Tool Paths — Introduction

Computer-aided manufacturing (CAM) programs analyze your models or drawings, creating toolpaths from them that represent the motion of a cutting tool as it cuts the part. This is then processed into a set of instructions specific to your CNC machine, telling it exactly how and where to move in order to cut out your part. Typically written in a language called “G-code”, they are the bridge between a part created in a modeling program (or an unaltered 3D scan) and your mill or lathe.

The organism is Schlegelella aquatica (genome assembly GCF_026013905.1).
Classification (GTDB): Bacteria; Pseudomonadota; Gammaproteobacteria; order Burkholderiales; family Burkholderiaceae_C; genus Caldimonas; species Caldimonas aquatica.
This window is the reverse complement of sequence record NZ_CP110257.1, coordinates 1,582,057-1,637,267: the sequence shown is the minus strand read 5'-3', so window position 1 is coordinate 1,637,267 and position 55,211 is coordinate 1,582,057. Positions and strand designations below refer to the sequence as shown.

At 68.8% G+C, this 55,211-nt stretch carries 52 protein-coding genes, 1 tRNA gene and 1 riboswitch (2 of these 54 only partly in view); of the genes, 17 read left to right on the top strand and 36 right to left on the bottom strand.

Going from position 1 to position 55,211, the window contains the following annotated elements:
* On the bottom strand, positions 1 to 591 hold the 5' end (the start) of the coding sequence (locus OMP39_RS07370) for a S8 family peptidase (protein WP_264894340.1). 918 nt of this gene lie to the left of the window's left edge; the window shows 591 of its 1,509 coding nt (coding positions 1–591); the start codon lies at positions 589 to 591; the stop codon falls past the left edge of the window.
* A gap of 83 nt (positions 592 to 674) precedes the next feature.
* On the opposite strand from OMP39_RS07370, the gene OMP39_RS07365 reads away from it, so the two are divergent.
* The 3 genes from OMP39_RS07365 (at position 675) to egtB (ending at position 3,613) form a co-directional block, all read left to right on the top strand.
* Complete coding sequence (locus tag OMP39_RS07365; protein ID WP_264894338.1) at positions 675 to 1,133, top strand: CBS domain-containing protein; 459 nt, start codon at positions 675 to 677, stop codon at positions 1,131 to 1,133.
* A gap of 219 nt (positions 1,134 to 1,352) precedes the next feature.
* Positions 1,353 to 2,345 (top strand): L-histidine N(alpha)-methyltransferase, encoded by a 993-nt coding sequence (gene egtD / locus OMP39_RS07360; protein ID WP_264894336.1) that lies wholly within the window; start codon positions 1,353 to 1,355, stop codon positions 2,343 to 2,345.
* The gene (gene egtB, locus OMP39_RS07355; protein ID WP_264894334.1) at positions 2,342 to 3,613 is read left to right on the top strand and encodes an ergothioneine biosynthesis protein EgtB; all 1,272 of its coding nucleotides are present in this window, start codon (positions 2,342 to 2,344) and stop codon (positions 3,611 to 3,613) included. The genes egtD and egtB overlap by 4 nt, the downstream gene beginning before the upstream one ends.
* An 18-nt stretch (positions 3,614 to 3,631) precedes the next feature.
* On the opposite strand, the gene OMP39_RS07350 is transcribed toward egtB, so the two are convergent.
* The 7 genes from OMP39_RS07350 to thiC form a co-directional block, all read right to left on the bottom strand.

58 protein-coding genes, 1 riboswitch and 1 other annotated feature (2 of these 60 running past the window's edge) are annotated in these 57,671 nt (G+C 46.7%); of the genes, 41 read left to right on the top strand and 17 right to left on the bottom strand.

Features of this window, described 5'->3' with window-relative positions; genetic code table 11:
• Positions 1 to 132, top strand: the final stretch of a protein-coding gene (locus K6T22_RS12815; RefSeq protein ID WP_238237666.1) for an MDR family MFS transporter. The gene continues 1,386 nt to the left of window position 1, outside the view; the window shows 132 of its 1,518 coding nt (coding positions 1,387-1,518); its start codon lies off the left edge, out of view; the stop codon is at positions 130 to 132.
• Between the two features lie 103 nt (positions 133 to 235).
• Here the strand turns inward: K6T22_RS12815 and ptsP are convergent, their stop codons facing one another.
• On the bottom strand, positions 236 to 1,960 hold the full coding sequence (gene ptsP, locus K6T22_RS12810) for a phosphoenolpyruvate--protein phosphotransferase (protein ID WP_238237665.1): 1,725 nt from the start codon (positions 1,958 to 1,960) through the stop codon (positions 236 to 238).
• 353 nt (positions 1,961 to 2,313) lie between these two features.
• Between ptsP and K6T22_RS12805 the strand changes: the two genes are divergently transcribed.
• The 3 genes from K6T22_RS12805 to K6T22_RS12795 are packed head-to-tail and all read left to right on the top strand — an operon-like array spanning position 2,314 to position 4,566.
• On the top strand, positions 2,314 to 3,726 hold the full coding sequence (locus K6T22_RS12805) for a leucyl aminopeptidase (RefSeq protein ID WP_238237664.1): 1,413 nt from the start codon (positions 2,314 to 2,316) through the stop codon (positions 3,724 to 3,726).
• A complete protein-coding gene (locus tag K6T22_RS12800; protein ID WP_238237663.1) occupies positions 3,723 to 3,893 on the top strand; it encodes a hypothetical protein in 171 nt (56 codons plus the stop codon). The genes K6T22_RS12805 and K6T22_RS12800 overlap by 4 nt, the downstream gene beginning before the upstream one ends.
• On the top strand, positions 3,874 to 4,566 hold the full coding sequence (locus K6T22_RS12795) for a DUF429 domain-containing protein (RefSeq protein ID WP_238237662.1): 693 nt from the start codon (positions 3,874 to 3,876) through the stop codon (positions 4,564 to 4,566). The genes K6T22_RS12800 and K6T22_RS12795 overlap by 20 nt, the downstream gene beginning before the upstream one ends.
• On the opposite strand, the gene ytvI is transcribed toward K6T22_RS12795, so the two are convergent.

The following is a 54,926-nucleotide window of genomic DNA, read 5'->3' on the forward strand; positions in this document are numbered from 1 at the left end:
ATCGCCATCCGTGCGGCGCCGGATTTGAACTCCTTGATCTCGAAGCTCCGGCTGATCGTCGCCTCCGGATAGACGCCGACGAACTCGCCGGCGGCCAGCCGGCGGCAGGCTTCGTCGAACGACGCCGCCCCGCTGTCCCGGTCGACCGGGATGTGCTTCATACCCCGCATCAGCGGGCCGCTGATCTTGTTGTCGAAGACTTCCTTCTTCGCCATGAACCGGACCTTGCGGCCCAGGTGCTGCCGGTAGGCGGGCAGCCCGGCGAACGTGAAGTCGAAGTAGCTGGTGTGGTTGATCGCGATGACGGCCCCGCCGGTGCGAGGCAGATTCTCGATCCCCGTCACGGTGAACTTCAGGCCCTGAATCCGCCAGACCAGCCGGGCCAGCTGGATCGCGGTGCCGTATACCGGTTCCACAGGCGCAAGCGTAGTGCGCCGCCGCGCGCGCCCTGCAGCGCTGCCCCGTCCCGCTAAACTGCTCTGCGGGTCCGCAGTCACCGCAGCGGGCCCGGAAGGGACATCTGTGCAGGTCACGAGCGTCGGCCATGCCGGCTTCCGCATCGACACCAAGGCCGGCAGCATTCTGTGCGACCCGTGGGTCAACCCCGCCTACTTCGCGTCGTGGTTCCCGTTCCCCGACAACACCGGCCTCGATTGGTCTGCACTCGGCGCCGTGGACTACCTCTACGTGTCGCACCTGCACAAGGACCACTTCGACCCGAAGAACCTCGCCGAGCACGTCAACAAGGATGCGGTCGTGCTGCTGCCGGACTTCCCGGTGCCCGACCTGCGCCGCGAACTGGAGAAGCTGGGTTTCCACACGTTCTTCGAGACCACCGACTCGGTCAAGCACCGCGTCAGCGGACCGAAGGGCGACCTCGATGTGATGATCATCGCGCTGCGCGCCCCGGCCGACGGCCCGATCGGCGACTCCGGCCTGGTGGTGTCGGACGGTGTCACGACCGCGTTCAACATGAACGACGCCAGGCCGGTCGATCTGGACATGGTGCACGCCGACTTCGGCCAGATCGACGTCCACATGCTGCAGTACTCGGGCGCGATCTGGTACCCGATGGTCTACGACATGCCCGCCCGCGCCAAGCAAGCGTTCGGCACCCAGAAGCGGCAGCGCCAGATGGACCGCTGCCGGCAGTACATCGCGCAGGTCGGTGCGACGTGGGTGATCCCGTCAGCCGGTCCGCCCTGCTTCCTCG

The CAM programs in this section import your model or scan and using information you supply—such as the cutting tool you plan to use, the speed you wish to cut at, and the desired fineness of cut—write a G-code program, which is essentially a text file, although it may have a different extension like .nc or .tap. This file is opened by the control software in the computer running your machine, or by the machine itself if it has a proprietary controller. Since the format in which each machine expects its programs to be written varies slightly from controller to controller, it is important to use the correct “post-processor”, which massages your toolpath program into the form appropriate for the machine you will be using. Most CAM programs have a list of post-processors (or “posts” for short) to choose from that encompasses a wide range of controllers, but if yours is an odd one, then a customized post may be necessary.